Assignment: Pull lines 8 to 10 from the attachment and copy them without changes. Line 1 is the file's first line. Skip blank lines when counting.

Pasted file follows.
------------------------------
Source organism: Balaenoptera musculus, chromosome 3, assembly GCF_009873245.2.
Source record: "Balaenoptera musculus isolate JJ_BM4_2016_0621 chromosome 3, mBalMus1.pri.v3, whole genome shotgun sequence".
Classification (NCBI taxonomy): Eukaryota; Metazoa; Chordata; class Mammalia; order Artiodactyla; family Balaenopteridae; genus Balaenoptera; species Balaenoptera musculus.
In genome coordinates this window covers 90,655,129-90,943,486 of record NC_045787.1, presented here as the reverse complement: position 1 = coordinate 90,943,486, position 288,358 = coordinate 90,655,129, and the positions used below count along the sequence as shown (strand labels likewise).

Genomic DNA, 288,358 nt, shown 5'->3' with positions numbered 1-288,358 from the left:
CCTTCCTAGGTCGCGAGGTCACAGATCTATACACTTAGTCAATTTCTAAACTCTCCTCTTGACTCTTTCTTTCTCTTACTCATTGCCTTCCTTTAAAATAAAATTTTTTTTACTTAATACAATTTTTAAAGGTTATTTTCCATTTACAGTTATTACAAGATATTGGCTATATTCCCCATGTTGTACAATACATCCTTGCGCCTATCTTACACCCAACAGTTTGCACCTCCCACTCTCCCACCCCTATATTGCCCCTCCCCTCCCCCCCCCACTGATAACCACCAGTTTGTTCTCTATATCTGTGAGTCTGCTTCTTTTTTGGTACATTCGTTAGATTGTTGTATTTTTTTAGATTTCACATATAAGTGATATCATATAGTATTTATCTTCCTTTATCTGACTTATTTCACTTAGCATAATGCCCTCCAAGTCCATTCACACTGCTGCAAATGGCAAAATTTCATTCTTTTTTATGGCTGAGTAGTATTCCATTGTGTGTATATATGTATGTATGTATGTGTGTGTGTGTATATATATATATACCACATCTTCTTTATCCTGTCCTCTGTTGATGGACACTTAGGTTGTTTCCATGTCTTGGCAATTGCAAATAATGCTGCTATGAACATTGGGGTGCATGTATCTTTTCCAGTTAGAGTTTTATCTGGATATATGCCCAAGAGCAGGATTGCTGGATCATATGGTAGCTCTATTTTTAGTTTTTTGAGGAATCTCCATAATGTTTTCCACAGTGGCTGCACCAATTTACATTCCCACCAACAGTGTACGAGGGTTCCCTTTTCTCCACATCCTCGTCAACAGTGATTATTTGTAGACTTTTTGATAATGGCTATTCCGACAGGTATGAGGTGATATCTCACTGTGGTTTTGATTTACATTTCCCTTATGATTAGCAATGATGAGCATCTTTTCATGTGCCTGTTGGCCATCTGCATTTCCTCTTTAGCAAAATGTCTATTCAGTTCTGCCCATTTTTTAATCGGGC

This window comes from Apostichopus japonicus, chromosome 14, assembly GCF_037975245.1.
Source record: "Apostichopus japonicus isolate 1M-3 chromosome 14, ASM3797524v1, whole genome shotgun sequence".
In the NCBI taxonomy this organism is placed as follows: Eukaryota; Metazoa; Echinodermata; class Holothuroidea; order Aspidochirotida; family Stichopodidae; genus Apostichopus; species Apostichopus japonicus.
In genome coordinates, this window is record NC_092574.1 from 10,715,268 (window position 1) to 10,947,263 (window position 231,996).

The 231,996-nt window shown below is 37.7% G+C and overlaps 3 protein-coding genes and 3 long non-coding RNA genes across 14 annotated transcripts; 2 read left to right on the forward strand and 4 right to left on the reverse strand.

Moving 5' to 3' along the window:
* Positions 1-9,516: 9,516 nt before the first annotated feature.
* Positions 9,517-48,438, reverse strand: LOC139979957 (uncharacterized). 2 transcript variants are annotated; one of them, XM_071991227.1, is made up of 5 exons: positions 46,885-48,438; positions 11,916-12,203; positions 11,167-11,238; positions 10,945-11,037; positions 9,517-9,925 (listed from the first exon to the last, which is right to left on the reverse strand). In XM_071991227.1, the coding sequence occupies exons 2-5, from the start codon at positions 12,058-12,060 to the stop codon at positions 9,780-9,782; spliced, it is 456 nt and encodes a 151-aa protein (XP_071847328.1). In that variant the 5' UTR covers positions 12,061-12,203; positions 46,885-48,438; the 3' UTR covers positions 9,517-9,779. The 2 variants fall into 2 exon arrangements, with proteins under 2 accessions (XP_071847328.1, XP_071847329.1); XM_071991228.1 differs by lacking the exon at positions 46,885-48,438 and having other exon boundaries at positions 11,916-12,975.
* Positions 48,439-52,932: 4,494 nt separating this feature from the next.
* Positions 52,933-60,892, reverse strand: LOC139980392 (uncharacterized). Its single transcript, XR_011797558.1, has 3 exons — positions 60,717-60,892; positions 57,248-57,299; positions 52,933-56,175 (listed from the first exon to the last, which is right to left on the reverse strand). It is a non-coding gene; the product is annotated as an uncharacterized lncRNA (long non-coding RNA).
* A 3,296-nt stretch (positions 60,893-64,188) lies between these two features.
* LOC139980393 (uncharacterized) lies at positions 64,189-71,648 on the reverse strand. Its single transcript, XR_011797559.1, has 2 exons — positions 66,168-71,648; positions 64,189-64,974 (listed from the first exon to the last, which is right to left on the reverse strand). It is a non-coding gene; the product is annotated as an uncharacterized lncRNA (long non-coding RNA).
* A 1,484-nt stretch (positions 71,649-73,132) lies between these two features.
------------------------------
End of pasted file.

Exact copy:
Source record: "Apostichopus japonicus isolate 1M-3 chromosome 14, ASM3797524v1, whole genome shotgun sequence".
In the NCBI taxonomy this organism is placed as follows: Eukaryota; Metazoa; Echinodermata; class Holothuroidea; order Aspidochirotida; family Stichopodidae; genus Apostichopus; species Apostichopus japonicus.
In genome coordinates, this window is record NC_092574.1 from 10,715,268 (window position 1) to 10,947,263 (window position 231,996).